selected, and a date and time established. Space is limited with this
popular program, so contact us in advance to insure you get the date
you need. If you have questions, contact us at Genealogy [at] ACPL.Info, or
call 260-421-1225.

Fort Wayne Ancestry Day 2011
The Genealogy Center is pleased to announce that the experts at are coming to Fort Wayne July 22 and 23, 2011 to share
their knowledge and expertise with you! The fun and learning will
start Friday night, July 22, 2011 from 5:30 p.m. to 8:00 p.m., when
you can pick up your name tag, handout materials, and chat with the
experts at the Fort Wayne Hilton Atrium. The actual classes will start
Saturday morning, July 23, 2011 at the Grand Wayne Center, which is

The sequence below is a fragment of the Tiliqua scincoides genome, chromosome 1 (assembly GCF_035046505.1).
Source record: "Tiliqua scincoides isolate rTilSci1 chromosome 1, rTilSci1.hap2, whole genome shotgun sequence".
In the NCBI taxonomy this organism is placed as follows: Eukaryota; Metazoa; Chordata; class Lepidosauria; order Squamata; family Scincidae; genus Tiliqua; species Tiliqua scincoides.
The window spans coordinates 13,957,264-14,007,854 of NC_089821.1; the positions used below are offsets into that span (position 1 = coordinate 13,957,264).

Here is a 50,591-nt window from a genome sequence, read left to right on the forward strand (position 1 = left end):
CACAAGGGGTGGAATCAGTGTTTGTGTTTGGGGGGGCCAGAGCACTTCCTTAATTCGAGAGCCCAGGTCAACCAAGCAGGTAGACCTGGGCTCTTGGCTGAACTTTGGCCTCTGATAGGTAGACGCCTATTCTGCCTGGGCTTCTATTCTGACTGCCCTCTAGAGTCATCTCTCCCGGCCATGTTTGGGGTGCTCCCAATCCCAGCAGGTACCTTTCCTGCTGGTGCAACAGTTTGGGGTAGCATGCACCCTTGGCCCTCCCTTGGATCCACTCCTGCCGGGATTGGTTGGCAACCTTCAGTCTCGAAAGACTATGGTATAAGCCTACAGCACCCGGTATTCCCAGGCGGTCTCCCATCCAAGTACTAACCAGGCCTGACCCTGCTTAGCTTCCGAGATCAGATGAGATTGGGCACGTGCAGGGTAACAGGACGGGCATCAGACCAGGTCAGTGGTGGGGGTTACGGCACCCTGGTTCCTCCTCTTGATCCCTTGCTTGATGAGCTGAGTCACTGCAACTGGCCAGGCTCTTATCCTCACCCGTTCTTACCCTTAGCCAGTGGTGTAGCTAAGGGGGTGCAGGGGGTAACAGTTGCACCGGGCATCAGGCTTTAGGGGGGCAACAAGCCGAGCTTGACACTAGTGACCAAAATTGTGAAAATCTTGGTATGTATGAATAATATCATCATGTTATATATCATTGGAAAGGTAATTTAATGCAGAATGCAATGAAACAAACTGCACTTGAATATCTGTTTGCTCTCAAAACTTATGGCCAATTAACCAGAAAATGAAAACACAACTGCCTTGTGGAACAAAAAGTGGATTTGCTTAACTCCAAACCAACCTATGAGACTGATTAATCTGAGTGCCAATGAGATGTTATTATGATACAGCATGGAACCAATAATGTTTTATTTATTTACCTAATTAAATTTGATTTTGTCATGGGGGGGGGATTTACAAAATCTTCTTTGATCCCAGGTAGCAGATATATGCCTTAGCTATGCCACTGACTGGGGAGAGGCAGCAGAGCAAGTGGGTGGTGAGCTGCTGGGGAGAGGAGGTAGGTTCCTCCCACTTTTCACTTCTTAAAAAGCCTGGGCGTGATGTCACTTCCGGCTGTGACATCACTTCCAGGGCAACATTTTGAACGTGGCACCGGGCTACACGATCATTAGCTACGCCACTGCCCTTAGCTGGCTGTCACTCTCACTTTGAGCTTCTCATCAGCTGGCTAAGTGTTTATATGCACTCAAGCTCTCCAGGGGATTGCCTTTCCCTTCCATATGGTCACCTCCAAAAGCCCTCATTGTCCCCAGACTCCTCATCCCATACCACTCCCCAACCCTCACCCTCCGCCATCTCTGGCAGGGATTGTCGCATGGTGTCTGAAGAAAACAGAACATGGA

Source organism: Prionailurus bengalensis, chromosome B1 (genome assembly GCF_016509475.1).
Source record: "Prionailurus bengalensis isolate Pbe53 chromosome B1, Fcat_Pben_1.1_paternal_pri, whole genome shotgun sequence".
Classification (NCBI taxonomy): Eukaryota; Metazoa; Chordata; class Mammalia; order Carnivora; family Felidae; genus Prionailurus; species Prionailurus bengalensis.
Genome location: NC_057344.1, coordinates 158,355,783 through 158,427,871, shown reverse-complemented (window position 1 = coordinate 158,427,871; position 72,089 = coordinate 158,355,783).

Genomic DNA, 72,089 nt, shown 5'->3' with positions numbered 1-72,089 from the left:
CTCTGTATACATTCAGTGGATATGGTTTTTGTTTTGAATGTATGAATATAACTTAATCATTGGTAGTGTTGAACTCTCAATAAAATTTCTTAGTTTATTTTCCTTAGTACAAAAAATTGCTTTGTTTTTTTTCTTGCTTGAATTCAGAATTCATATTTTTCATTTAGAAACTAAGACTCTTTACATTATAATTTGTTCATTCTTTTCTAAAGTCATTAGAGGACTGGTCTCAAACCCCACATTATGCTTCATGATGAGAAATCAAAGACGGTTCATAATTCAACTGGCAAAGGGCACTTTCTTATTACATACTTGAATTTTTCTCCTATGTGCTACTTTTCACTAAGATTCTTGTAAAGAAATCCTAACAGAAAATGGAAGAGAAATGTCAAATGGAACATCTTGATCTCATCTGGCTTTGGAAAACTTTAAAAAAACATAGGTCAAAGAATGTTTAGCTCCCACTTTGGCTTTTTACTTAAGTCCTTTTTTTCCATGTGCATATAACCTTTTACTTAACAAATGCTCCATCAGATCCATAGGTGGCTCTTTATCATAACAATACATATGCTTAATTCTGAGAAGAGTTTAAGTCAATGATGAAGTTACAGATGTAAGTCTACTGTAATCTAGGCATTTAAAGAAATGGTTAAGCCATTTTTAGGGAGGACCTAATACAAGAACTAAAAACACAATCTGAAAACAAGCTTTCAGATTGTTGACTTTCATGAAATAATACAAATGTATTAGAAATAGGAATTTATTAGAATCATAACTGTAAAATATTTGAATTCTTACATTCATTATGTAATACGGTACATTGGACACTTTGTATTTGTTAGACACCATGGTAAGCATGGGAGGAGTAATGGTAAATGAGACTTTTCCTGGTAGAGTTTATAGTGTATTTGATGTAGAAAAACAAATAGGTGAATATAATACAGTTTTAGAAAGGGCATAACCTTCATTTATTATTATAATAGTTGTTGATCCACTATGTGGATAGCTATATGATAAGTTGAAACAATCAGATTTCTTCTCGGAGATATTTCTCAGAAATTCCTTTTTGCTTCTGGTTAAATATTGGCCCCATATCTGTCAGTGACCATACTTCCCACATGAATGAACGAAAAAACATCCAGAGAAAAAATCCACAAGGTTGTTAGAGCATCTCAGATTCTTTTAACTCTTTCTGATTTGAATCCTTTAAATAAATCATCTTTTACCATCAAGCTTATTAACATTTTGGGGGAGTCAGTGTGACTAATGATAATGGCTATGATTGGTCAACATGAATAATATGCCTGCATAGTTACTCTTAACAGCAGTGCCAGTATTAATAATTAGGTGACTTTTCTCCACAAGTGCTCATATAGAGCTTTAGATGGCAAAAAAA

connected to the Fort Wayne Hilton. The schedule for that Saturday
includes the following classes.

9 a.m.--Insider Search Tips for
10:15 a.m.--How to Find Civil War Roots at
11:15 a.m.--Lunch break: Catch a bite at restaurants nearby and/or
talk with the experts
1 p.m.--Hidden Treasures of The Genealogy Center in Fort Wayne
2:15 p.m.--A Dozen Ways to Jumpstart Your Family History Project
3:30 p.m.--Ask The Experts Panel

The cost for the full day's classes, held at the Grand Wayne Center,
right across from the library, is just $20. For more information and
to register, click
Register for this event today! Don't miss this wonderful opportunity
to join us for Ancestry Day!

August Tree Talks: Kentucky Research
Our Tree Talks offering for August will be "Beginning Kentucky
Research at The Genealogy Center," presented by Delia Bourne, on
Saturday August 27, 2011, from 10A to 11A in Meeting Room A. Many of
our ancestral families passed through Kentucky, staying for a
generation or two before moving on to points north, south and west.
This lecture will be an overview of records and collections to aid one
in best utilizing The Genealogy Center's Kentucky sources. For more
information, or to register for this free program, call 260-421-1225,